B Corps: What are they and why are they increasing in number?

With an increasing number of companies seeking B Corp certification, we look at what the process for becoming a B Corp is and some key points to consider

14 May 2020

Following Ecosurety becoming the first UK recycling compliance scheme to receive B Corporation (B Corp) certification, we look at what a B Corp is, why an increasing number of companies are seeking this certification and some key points to consider.

What are B Corps?

B Corps are for-profit companies certified as meeting rigorous standards of social and environmental performance, accountability and transparency. They commit to taking a 'triple bottom line' approach to business with social and environmental outcomes being part of their mission. There are currently over 3,300 certified B Corps globally, including a number of well-known household names such as Pukka Herbs, COOK and Ben & Jerry’s. Certification covers a wide range of sectors ranging from food and drink to financial services. 

Why are companies seeking B Corp certification?

When asked why Ecosurety had sought certification, James Piper, Chief Executive Officer explained: 'Ecosurety has a long-standing commitment to delivering change for good; not only for our members and the recycling sector upon which we rely, but our staff, our communities and our shared environment. Receiving this B Corp certification has provided Ecosurety with welcome recognition that the change we strive to deliver outside of the recycling compliance sector is having a positive social and environmental impact.'

This reflects the holistic view that an increasing number of companies are taking. With Environmental, Social and Governance (ESG) being a key consideration for companies, it is about more than just the balance sheet. It is an opportunity for companies to distinguish themselves, both from their competitors and when hiring new employees who are attracted to the ethos of a B Corp.

What are the criteria and steps for becoming a B Corp?

Any UK business is likely to be eligible for B Corp certification as long as it can demonstrate that:

  • it generates the majority of its revenue from trading
  • it competes in a competitive marketplace
  • it is not a charity
  • it is not a public body or otherwise majority owned by the state.

There is a prescribed assessment process which includes completing an Impact Assessment to measure a company’s positive impact on its workers, community, customers and environment and, if successful, signing the B Corp Agreement. Certification is granted for three years and after that a company is required to recertify. 

A company must adopt governing documents which include a commitment to the 'triple bottom line' approach to business. This includes stating that the board members of the company need to consider a range of 'stakeholder interests' – including shareholders, employees, suppliers, society and the environment – when making decisions and, critically, that shareholder value is not the supreme consideration but is one factor amongst the many stakeholder interests.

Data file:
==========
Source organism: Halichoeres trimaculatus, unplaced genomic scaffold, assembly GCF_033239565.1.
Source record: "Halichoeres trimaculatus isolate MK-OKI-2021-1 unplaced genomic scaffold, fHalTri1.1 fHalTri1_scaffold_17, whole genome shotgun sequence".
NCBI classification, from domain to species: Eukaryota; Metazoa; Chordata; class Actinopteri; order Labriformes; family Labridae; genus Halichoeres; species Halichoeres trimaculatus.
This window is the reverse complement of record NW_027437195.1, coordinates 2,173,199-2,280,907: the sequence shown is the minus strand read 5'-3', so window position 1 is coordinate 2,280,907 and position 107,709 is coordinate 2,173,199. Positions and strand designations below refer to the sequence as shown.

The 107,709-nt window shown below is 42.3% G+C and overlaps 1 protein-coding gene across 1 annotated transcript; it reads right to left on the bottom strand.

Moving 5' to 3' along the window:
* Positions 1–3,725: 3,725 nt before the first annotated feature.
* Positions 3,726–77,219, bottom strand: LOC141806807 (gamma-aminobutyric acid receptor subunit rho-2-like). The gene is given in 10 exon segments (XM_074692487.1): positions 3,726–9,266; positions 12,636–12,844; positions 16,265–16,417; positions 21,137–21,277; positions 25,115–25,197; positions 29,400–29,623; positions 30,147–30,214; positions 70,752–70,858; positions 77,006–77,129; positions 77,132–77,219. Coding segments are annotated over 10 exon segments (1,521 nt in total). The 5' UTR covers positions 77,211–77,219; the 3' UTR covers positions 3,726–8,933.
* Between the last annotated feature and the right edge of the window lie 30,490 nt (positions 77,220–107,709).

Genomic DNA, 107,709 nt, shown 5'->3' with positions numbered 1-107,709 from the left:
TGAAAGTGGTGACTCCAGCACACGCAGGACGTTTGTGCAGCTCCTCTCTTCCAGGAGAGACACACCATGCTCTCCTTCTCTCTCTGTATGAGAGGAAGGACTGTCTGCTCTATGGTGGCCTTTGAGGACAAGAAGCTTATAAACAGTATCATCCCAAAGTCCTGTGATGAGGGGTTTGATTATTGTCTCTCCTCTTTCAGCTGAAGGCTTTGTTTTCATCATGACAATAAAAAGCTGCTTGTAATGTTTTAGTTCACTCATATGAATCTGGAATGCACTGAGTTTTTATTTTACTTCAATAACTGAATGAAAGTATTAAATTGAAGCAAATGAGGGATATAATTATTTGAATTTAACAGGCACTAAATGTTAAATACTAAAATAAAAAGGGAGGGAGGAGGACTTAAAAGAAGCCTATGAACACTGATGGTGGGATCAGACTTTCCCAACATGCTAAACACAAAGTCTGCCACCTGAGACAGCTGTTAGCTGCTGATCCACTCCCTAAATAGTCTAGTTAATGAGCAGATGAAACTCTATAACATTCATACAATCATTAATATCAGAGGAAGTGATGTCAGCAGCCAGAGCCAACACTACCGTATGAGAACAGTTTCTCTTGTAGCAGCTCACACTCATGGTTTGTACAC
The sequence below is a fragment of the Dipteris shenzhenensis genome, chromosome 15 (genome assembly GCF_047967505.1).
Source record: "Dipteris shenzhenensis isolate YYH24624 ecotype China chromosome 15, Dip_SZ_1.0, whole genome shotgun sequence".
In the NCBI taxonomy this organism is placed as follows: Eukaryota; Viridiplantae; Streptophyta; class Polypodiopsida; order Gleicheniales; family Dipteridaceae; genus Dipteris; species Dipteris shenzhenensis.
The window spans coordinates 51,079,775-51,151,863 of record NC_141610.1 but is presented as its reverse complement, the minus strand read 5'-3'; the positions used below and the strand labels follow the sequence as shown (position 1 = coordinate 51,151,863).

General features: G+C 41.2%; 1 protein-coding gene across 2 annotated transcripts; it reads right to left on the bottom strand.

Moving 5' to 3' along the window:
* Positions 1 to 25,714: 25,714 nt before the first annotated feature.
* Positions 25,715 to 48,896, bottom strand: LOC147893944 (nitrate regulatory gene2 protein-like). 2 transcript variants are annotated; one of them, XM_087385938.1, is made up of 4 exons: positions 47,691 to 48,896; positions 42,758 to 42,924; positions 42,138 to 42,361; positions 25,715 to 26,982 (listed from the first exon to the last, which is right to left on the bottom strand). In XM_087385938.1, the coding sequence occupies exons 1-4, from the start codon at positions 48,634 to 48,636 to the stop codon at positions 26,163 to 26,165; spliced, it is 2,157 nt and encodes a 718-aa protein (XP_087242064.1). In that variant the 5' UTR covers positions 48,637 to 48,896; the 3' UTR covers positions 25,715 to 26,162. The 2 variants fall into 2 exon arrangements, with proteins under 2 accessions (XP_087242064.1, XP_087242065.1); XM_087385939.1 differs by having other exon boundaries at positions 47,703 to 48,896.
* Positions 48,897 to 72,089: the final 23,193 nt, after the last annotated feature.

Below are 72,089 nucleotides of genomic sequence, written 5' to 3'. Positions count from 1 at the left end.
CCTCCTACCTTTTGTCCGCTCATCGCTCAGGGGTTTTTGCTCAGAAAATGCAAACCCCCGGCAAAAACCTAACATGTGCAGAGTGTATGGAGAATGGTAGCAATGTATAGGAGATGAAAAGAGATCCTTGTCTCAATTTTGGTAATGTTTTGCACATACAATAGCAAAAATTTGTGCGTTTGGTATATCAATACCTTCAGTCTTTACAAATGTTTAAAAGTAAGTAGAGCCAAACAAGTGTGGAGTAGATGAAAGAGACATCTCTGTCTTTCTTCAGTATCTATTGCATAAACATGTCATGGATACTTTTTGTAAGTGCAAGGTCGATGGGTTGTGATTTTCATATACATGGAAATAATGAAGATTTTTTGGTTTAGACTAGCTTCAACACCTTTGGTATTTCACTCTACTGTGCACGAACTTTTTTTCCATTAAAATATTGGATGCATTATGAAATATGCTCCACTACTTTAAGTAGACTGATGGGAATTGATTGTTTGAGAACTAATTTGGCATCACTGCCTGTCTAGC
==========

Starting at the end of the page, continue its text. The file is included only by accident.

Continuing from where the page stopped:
What to consider before becoming a B Corp?

Before deciding to apply for certification, some of the issues a company should consider include:

  • shift in mindset – as directors are not required to place shareholders’ interests ahead of other interests, this could create a scenario where the directors look to take a longer-term and more risk-adverse view of the company’s interests than previously.
  • impact on directors’ liability - B Lab's view (the non-profit organisation body responsible for B Corps) is that the B Corp framework should reduce the liability for directors by creating legal protection for them to take into consideration the interests of multiple stakeholders when making decisions.
  • future investment – if external investment is sought, being a B Corp could be beneficial as there is a growing community of investors looking for strong environmental, social and governance values in order to diversify their portfolio. However, if an investor is not familiar with B Corps/what a B Corp is, there may be an element of educating the investor about the shift in focus of the directors' duties away from profit maximisation. 
  • any proposed sale - as the directors will need to take into account the interests of all stakeholders and not just the shareholders, this could impact on the sale price. Guidance from B Lab states that this may conceivably result in the company or shareholders receiving a lower price on a disposal than might otherwise be the case. However, it is difficult to assess what impact this may have (if any) as it will ultimately depend on what a buyer is willing to pay. 

If you would like to discuss the B Corp process or have any questions, please contact Julie Book, Dominic Davis or your usual Burges Salmon contact.

Key contact

Dominic Davis

Dominic Davis Partner

  • Corporate
  • Mergers and Acquisitions
  • Joint Ventures

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